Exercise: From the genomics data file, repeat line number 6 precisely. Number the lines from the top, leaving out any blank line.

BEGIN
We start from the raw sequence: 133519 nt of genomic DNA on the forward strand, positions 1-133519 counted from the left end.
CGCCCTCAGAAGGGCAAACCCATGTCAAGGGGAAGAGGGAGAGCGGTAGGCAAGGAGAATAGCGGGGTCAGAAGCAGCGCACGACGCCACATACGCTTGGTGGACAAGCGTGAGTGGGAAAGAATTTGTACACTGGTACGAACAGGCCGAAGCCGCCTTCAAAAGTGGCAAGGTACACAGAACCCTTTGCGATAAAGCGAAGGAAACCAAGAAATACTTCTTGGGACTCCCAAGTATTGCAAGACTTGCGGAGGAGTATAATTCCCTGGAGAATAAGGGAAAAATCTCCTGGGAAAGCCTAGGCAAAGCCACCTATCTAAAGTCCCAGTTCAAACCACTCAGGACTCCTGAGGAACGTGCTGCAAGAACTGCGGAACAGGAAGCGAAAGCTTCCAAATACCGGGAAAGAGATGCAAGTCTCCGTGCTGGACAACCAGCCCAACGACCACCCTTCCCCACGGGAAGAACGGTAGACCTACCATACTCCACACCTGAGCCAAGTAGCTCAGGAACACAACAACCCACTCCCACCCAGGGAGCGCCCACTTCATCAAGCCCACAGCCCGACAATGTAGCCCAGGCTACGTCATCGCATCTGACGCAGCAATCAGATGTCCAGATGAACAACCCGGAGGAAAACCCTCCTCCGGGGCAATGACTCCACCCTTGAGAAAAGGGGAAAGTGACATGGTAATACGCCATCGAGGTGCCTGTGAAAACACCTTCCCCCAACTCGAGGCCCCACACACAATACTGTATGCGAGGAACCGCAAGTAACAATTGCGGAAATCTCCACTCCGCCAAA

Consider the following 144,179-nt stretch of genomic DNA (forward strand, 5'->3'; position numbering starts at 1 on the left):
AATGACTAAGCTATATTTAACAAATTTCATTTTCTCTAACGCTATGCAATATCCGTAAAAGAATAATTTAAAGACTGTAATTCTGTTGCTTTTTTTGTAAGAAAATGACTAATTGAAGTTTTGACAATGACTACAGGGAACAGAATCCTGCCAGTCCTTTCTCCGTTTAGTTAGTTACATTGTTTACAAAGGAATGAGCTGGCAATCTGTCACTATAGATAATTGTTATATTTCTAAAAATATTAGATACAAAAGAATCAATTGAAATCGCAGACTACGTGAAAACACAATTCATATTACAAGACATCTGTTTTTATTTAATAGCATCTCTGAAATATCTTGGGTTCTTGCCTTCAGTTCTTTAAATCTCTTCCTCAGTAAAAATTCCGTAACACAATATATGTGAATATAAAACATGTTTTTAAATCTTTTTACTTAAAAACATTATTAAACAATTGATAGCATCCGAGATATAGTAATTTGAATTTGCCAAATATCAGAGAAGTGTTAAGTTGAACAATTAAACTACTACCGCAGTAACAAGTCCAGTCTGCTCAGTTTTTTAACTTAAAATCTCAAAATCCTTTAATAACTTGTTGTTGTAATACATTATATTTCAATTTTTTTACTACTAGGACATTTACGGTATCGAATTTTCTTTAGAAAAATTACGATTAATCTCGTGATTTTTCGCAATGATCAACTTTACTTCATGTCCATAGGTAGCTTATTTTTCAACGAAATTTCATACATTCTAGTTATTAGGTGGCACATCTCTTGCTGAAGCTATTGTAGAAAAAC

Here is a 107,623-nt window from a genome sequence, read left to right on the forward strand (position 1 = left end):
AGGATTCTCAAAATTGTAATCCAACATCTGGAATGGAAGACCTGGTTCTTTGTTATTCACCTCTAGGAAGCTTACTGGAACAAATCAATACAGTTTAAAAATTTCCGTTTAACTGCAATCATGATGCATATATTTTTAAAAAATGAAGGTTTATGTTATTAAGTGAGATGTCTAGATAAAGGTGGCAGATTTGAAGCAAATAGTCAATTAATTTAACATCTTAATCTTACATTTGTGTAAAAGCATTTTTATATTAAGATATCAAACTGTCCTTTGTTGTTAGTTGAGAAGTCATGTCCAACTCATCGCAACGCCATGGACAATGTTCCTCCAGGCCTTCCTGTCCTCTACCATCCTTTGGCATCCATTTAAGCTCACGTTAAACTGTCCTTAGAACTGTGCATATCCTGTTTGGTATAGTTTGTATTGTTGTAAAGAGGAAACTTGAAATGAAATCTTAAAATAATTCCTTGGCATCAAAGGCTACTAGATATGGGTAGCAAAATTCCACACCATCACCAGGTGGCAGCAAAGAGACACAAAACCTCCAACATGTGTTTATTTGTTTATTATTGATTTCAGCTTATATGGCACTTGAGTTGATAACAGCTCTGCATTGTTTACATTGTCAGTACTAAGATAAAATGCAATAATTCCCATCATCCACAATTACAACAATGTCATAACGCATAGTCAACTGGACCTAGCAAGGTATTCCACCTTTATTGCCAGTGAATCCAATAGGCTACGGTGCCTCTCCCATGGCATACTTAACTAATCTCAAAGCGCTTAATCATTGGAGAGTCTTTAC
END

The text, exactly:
AGGATTCTCAAAATTGTAATCCAACATCTGGAATGGAAGACCTGGTTCTTTGTTATTCACCTCTAGGAAGCTTACTGGAACAAATCAATACAGTTTAAAAATTTCCGTTTAACTGCAATCATGATGCATATATTTTTAAAAAATGAAGGTTTATGTTATTAAGTGAGATGTCTAGATAAAGGTGGCAGATTTGAAGCAAATAGTCAATTAATTTAACATCTTAATCTTACATTTGTGTAAAAGCATTTTTATATTAAGATATCAAACTGTCCTTTGTTGTTAGTTGAGAAGTCATGTCCAACTCATCGCAACGCCATGGACAATGTTCCTCCAGGCCTTCCTGTCCTCTACCATCCTTTGGCATCCATTTAAGCTCACGTTAAACTGTCCTTAGAACTGTGCATATCCTGTTTGGTATAGTTTGTATTGTTGTAAAGAGGAAACTTGAAATGAAATCTTAAAATAATTCCTTGGCATCAAAGGCTACTAGATATGGGTAGCAAAATTCCACACCATCACCAGGTGGCAGCAAAGAGACACAAAACCTCCAACATGTGTTTATTTGTTTATTATTGATTTCAGCTTATATGGCACTTGAGTTGATAACAGCTCTGCATTGTTTACATTGTCAGTACTAAGATAAAATGCAATAATTCCCATCATCCACAATTACAACAATGTCATAACGCATAGTCAACTGGACCTAGCAAGGTATTCCACCTTTATTGCCAGTGAATCCAATAGGCTACGGTGCCTCTCCCATGGCATACTTAACTAATCTCAAAGCGCTTAATCATTGGAGAGTCTTTAC